I ran it for about two minutes before the first chain popped off and I discovered just how difficult it was going to be to get to the chain. In order to solve this issue I've ordered a couple of T-handle draw latches to replace the screws. That way any time a chain pops off it will be a simple to get to with no tools.

As for the reason the chained came off to begin with - it turns out that the axle can actually float 1/2 an inch or so either way. In the stock configuration the gear housing pushes outward and prevents this, but the sprocket is much thinner than the original gear box so that is no longer the case. I'll be pulling it apart this week to figure out how to lock the axle in place and prevent the drift that is causing the chain to come off.

Question for anyone else running a chain drive: Does reverse work well in your vehicle? Every time my chain popped off it was because of switching from forward to reverse. The change in direction makes the motor eat the slack in the chain before turning the wheel causing the chain to come off. Tightening the chain and fixing the axle drift may fix this, but if someone out there already knows that reverse just doesn't work well with chain drives it would be good to tell me now before I waste the next two weeks trying to make it work...
By BB_Mike
#148906
I have a Razor dirt quad with that style of motor. It has an assembly that bolts to it that serves as the chain tensioner. I search and found a few images of what that looks like:

http://projectable.me/content/images/20 ... G_8358.JPG
from : http://projectable.me/razor-dirt-quad-project/

https://electricscooterparts.com/images6/RDQ-MOTOR.jpg
There is also a gear reduction on it as well.

You can buy just the tensioner
Image

from here: https://electricscooterparts.com/razordirtquad.html
Item # RDQ-TENSIONER

I added reverse to my son's dirt quad, so this does come in handy. It serves to wrap the chain more so around the motor sprocket.
Cool looking project you have there. I am curious to know if the matching of motors is important here. I also think that the power from one motor would be more than enough. Then you could just make it a live axle that spins... kind of like a go kart.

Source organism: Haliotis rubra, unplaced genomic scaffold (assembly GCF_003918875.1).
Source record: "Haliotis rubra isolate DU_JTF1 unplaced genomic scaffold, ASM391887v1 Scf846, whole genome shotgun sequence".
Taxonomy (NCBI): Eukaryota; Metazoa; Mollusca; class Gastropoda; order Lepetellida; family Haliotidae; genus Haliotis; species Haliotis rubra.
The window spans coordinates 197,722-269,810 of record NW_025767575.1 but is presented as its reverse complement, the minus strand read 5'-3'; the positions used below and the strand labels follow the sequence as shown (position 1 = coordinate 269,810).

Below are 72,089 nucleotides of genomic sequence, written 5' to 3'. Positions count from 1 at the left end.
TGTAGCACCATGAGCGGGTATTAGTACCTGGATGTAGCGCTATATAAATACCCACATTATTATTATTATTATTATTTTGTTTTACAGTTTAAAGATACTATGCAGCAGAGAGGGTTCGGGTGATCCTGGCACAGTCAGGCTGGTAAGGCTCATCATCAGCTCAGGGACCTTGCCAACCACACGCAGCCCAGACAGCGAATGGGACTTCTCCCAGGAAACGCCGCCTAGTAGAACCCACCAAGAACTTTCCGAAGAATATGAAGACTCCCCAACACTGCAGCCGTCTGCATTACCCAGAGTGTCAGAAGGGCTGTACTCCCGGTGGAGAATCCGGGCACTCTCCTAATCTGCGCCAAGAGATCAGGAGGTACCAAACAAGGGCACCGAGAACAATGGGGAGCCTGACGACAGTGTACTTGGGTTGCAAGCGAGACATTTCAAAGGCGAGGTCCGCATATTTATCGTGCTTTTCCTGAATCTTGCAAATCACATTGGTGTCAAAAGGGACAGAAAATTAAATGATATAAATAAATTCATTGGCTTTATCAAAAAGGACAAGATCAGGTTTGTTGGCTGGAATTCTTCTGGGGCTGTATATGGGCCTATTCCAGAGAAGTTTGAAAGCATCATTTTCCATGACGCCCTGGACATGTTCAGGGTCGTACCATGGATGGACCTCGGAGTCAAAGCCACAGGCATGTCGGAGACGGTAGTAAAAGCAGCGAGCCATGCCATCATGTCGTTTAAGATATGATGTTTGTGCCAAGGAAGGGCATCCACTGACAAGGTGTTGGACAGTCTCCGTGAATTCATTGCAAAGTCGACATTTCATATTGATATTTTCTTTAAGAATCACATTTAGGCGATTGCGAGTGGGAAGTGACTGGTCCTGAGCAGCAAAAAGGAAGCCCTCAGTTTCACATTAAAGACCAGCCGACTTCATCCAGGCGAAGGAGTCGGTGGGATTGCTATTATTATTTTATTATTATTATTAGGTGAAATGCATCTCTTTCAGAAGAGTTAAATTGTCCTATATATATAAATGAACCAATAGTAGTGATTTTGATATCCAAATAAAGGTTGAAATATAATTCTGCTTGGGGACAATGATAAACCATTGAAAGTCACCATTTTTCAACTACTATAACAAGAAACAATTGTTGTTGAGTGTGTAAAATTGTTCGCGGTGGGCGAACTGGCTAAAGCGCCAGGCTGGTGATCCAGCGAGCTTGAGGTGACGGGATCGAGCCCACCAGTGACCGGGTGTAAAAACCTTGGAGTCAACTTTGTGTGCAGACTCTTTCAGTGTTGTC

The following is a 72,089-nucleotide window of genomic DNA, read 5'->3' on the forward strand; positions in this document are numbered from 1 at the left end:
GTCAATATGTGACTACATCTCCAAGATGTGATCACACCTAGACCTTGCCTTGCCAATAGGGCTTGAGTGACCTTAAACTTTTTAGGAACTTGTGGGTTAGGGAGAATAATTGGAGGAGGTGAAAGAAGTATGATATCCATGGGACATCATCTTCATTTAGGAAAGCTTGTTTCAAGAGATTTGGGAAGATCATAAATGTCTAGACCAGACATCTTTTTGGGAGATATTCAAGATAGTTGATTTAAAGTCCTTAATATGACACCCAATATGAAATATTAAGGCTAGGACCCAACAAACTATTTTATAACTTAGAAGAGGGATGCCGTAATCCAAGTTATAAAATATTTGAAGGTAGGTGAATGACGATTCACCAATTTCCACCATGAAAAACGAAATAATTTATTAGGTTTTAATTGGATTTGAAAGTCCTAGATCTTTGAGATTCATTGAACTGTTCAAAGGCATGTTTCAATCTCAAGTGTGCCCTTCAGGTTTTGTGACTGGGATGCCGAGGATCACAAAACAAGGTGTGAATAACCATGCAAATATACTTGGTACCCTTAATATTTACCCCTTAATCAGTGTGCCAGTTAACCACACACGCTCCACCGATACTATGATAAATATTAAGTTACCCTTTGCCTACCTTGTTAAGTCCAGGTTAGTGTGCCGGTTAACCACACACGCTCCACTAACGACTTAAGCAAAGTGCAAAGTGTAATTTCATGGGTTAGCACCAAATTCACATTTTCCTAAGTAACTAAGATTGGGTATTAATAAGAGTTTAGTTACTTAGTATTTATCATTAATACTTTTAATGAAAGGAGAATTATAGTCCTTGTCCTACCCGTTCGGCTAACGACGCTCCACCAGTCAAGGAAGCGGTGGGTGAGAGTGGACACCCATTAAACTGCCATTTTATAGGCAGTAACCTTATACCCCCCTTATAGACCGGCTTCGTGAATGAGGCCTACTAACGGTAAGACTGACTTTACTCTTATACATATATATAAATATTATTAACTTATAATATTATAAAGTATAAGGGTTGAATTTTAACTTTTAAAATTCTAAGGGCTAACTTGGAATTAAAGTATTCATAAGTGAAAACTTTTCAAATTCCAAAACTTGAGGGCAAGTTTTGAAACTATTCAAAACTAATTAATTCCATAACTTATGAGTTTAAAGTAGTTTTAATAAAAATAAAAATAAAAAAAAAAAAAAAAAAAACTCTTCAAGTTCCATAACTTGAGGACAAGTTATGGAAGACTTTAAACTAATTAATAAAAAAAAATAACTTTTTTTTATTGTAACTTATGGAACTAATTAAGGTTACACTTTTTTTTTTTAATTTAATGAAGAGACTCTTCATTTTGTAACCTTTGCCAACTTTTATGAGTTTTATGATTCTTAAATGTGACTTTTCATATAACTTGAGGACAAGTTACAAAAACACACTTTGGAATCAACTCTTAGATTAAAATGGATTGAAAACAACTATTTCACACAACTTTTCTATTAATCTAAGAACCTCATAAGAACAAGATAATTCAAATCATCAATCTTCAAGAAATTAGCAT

Or, keep both motors, and use one for reverse and one for forward, with a relay or DPDT switch. then you can tension the chains accordingly on assembly and not need the tensioner.

Good luck! Be sure to send the video and let us know where you get tires on the cheap! :)
User avatar
By dfreas
#148908
That would be perfect if I could do it, but the motor in the pictures you shared looks like it has two bolt holes in the face that allows this to be mounted to it. Mine doesn't have anything like that. This is the first tensioner design I've seen that would actually fit within the space I have though. It's given me something to think about at least - if I can figure out a way to fit a tensioner in this build that would be ideal.
User avatar
By dfreas
#148960
I spent about two hours this evening ripping apart the rear axle to figure out what's making the chain pop off and I think I figured it out. There's just too much play in the drive sprocket. The silicone idea filled the gap between the bearing and the wheel gear, but it did it flexibly - which is fine for a gearbox, but apparently terrible for a chain drive because it allowed the sprocket to twist out of line slightly which I think is what was popping the chain so fast.